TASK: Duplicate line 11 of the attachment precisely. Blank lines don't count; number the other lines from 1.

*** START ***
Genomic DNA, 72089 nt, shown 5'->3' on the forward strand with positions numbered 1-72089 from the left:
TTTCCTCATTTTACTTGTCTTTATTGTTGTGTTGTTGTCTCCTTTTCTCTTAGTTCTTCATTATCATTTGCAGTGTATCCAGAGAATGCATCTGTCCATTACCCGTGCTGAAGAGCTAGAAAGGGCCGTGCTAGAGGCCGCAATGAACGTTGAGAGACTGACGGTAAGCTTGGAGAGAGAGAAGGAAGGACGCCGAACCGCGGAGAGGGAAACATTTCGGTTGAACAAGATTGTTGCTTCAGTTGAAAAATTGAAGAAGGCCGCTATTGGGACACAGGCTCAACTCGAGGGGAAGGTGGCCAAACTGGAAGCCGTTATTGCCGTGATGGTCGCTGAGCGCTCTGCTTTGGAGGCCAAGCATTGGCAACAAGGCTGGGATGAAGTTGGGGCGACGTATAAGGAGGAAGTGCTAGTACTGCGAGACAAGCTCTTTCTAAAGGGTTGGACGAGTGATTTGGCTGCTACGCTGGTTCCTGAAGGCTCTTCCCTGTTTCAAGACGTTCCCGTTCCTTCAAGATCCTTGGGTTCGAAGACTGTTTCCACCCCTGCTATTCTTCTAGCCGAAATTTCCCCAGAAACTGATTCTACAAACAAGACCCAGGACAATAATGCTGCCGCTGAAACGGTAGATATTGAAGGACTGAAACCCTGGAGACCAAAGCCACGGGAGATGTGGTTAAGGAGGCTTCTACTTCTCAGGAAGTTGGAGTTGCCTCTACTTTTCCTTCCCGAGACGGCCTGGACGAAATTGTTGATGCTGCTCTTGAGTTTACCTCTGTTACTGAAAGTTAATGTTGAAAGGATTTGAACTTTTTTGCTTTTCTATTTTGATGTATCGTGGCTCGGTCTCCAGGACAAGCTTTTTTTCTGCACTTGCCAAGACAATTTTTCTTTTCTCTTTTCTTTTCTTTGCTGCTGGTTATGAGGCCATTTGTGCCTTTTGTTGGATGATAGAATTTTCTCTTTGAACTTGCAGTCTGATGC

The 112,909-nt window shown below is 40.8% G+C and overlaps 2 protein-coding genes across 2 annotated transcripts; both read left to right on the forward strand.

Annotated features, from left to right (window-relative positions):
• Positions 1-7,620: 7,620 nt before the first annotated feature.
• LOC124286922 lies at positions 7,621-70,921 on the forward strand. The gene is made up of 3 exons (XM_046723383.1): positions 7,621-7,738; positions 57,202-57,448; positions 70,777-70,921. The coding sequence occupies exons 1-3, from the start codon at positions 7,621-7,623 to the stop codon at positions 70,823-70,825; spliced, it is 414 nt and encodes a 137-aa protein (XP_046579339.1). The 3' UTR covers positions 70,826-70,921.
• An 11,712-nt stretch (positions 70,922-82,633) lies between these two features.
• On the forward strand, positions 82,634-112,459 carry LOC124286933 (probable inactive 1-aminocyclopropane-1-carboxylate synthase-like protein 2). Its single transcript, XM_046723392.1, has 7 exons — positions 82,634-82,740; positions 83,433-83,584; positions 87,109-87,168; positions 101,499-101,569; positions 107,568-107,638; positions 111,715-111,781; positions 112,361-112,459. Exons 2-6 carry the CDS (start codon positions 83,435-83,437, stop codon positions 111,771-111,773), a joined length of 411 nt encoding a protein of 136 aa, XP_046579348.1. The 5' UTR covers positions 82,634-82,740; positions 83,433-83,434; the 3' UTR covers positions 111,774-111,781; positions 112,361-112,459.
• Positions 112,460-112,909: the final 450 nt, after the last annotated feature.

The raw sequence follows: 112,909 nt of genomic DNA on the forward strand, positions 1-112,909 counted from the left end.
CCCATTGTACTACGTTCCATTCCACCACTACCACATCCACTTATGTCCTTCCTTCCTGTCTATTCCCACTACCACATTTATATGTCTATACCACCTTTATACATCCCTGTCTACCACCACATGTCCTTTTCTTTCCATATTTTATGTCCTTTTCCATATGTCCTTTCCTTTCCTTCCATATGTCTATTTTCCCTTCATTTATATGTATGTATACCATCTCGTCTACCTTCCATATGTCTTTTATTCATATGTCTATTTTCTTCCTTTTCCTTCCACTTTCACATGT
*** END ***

CCCATTGTACTACGTTCCATTCCACCACTACCACATCCACTTATGTCCTTCCTTCCTGTCTATTCCCACTACCACATTTATATGTCTATACCACCTTTATACATCCCTGTCTACCACCACATGTCCTTTTCTTTCCATATTTTATGTCCTTTTCCATATGTCCTTTCCTTTCCTTCCATATGTCTATTTTCCCTTCATTTATATGTATGTATACCATCTCGTCTACCTTCCATATGTCTTTTATTCATATGTCTATTTTCTTCCTTTTCCTTCCACTTTCACATGT